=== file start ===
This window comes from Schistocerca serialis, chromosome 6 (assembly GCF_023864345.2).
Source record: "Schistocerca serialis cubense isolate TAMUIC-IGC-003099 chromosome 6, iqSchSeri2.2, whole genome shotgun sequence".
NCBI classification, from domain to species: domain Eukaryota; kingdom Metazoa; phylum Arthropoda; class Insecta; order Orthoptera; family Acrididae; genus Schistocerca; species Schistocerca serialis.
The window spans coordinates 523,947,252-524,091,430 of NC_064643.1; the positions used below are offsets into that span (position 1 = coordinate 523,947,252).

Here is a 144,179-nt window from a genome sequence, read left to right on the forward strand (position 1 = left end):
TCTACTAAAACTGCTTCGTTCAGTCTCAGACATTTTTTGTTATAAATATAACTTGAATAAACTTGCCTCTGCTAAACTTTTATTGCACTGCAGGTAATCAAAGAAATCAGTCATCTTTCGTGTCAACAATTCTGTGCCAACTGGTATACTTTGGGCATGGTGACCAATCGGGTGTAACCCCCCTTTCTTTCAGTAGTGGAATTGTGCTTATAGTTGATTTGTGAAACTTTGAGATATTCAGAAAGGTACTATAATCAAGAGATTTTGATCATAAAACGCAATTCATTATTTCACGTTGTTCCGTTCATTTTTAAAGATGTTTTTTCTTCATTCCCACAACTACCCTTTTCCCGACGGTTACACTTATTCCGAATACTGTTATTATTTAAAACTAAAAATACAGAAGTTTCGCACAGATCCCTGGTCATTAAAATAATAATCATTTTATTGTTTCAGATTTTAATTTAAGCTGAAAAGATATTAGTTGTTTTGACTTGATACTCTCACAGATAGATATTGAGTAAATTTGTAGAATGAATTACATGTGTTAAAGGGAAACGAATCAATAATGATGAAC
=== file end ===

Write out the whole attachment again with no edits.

This window comes from Schistocerca serialis, chromosome 6 (assembly GCF_023864345.2).
Source record: "Schistocerca serialis cubense isolate TAMUIC-IGC-003099 chromosome 6, iqSchSeri2.2, whole genome shotgun sequence".
NCBI classification, from domain to species: domain Eukaryota; kingdom Metazoa; phylum Arthropoda; class Insecta; order Orthoptera; family Acrididae; genus Schistocerca; species Schistocerca serialis.
The window spans coordinates 523,947,252-524,091,430 of NC_064643.1; the positions used below are offsets into that span (position 1 = coordinate 523,947,252).

Here is a 144,179-nt window from a genome sequence, read left to right on the forward strand (position 1 = left end):
TCTACTAAAACTGCTTCGTTCAGTCTCAGACATTTTTTGTTATAAATATAACTTGAATAAACTTGCCTCTGCTAAACTTTTATTGCACTGCAGGTAATCAAAGAAATCAGTCATCTTTCGTGTCAACAATTCTGTGCCAACTGGTATACTTTGGGCATGGTGACCAATCGGGTGTAACCCCCCTTTCTTTCAGTAGTGGAATTGTGCTTATAGTTGATTTGTGAAACTTTGAGATATTCAGAAAGGTACTATAATCAAGAGATTTTGATCATAAAACGCAATTCATTATTTCACGTTGTTCCGTTCATTTTTAAAGATGTTTTTTCTTCATTCCCACAACTACCCTTTTCCCGACGGTTACACTTATTCCGAATACTGTTATTATTTAAAACTAAAAATACAGAAGTTTCGCACAGATCCCTGGTCATTAAAATAATAATCATTTTATTGTTTCAGATTTTAATTTAAGCTGAAAAGATATTAGTTGTTTTGACTTGATACTCTCACAGATAGATATTGAGTAAATTTGTAGAATGAATTACATGTGTTAAAGGGAAACGAATCAATAATGATGAAC